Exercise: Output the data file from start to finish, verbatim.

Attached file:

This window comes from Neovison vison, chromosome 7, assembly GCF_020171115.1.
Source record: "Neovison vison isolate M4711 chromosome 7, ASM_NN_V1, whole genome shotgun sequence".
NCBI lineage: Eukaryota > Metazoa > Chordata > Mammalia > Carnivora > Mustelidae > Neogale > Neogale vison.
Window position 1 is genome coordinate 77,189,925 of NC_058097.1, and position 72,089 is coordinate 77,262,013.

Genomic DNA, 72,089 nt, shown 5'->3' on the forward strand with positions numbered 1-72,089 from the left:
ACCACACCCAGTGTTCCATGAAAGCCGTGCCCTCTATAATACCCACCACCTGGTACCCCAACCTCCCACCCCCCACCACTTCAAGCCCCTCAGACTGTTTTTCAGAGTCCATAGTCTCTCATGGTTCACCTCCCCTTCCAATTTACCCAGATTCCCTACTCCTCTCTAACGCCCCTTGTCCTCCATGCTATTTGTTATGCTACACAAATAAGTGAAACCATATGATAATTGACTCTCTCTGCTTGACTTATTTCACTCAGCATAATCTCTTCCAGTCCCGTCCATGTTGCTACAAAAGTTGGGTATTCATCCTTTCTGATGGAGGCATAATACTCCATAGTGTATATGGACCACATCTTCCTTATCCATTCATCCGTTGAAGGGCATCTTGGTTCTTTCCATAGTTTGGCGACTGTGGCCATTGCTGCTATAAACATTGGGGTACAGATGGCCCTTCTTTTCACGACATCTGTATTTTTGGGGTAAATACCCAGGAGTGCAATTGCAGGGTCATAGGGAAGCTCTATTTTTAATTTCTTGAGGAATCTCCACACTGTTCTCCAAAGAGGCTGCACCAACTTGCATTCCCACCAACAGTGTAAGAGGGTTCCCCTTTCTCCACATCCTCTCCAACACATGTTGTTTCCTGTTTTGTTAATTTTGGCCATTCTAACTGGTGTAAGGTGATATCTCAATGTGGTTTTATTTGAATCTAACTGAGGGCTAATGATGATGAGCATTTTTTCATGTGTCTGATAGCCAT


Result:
This window comes from Neovison vison, chromosome 7, assembly GCF_020171115.1.
Source record: "Neovison vison isolate M4711 chromosome 7, ASM_NN_V1, whole genome shotgun sequence".
NCBI lineage: Eukaryota > Metazoa > Chordata > Mammalia > Carnivora > Mustelidae > Neogale > Neogale vison.
Window position 1 is genome coordinate 77,189,925 of NC_058097.1, and position 72,089 is coordinate 77,262,013.

Genomic DNA, 72,089 nt, shown 5'->3' on the forward strand with positions numbered 1-72,089 from the left:
ACCACACCCAGTGTTCCATGAAAGCCGTGCCCTCTATAATACCCACCACCTGGTACCCCAACCTCCCACCCCCCACCACTTCAAGCCCCTCAGACTGTTTTTCAGAGTCCATAGTCTCTCATGGTTCACCTCCCCTTCCAATTTACCCAGATTCCCTACTCCTCTCTAACGCCCCTTGTCCTCCATGCTATTTGTTATGCTACACAAATAAGTGAAACCATATGATAATTGACTCTCTCTGCTTGACTTATTTCACTCAGCATAATCTCTTCCAGTCCCGTCCATGTTGCTACAAAAGTTGGGTATTCATCCTTTCTGATGGAGGCATAATACTCCATAGTGTATATGGACCACATCTTCCTTATCCATTCATCCGTTGAAGGGCATCTTGGTTCTTTCCATAGTTTGGCGACTGTGGCCATTGCTGCTATAAACATTGGGGTACAGATGGCCCTTCTTTTCACGACATCTGTATTTTTGGGGTAAATACCCAGGAGTGCAATTGCAGGGTCATAGGGAAGCTCTATTTTTAATTTCTTGAGGAATCTCCACACTGTTCTCCAAAGAGGCTGCACCAACTTGCATTCCCACCAACAGTGTAAGAGGGTTCCCCTTTCTCCACATCCTCTCCAACACATGTTGTTTCCTGTTTTGTTAATTTTGGCCATTCTAACTGGTGTAAGGTGATATCTCAATGTGGTTTTATTTGAATCTAACTGAGGGCTAATGATGATGAGCATTTTTTCATGTGTCTGATAGCCAT